Document Type

Technical Report

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Technical Report Number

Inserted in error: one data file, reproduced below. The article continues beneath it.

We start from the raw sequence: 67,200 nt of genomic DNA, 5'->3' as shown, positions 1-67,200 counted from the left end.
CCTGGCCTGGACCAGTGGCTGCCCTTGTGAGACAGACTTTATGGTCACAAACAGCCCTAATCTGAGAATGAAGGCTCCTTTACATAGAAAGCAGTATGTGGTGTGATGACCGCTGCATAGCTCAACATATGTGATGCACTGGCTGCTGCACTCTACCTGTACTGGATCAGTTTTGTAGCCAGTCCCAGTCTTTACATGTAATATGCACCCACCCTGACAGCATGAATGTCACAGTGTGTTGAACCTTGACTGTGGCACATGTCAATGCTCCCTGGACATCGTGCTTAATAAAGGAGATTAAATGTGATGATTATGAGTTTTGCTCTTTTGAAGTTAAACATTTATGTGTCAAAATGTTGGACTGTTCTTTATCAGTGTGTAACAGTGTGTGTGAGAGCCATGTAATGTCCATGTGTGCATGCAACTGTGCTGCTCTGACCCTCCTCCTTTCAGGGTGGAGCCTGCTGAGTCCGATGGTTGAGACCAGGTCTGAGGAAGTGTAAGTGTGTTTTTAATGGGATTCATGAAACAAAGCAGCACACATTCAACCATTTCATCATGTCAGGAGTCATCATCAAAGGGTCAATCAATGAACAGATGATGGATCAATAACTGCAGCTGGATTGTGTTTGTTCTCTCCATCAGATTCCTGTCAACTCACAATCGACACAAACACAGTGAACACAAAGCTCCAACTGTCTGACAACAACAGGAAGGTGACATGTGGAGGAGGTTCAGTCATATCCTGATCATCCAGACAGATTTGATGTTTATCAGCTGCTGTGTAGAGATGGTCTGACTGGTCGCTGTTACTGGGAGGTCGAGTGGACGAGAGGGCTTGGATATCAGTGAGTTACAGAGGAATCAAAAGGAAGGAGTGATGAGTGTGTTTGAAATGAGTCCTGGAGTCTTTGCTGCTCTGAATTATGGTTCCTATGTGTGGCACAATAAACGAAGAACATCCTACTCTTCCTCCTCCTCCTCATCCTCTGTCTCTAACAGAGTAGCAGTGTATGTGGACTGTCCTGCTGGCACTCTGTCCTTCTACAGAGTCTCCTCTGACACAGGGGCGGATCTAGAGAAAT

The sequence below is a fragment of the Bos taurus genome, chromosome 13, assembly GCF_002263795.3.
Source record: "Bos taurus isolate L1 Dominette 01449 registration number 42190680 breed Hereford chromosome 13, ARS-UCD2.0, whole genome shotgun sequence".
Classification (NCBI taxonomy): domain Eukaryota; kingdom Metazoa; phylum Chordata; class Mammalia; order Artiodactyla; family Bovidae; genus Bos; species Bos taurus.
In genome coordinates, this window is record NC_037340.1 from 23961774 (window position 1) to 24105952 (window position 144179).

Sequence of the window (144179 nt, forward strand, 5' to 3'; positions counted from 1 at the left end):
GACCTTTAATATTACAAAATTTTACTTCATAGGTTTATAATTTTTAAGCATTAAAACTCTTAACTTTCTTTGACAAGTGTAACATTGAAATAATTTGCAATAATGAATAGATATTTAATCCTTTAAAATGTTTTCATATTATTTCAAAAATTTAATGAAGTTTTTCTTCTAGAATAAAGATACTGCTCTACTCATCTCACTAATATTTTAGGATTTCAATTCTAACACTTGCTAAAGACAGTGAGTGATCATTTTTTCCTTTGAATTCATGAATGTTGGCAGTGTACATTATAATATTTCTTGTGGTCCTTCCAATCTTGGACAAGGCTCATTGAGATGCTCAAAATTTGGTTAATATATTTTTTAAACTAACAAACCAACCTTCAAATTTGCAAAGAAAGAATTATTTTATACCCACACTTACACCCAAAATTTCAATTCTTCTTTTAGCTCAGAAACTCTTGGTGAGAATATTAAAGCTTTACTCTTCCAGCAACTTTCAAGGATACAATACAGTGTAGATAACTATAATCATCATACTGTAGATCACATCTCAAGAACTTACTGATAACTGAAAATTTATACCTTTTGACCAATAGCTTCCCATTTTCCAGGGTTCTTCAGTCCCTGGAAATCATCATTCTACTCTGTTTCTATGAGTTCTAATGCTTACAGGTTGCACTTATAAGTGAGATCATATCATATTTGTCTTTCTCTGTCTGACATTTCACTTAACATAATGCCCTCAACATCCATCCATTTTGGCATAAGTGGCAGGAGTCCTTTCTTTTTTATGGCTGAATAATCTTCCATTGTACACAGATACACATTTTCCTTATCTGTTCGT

The display of three-dimensional medical data is becoming more common, but current hardware and image rendering algorithms do not generally allow real-time interaction with the image by the user. Real-time interactions, such as image rotation, utilize the motion processing capabilities of the human visual system, allowing a better understanding of the structures being imaged. Recent advances in general purpose graphics display equipment could make real-time interaction feasible in clinical setting. We have evaluated the capabilities of one type of advanced display architecture, the PIXAR Imaging Computer, for real-time interaction while displaying three-dimensional medical data as two-dimensional projections. It was discovered during this investigation that most suitable algorithms for implementation were based on the rendering of voxel rather than surface data. Two voxel-based techniques, back-to-front and front-to-back rendering produced acceptable, but not real-time performance. The quality of the images produced was not high, but allowed the determination of an image orientation which could then be used by a later high-quality rendering technique. Two conclusions were reached: first, the current performance of display hardware may allow acceptable interactive performance and produce high-quality images if a scheme of adaptive refinement is used wherein successively higher quality images are generated for the user. Second, the correct algorithm to use for fast rendering of volume data is highly dependent upon the architecture of the display processor, and in particular upon the ability of the processor to randomly access image data. If the processor is constrained to sequential or near sequential access to the voxel data, the choice of algorithms and the utilization of parallel processing is severely limited.


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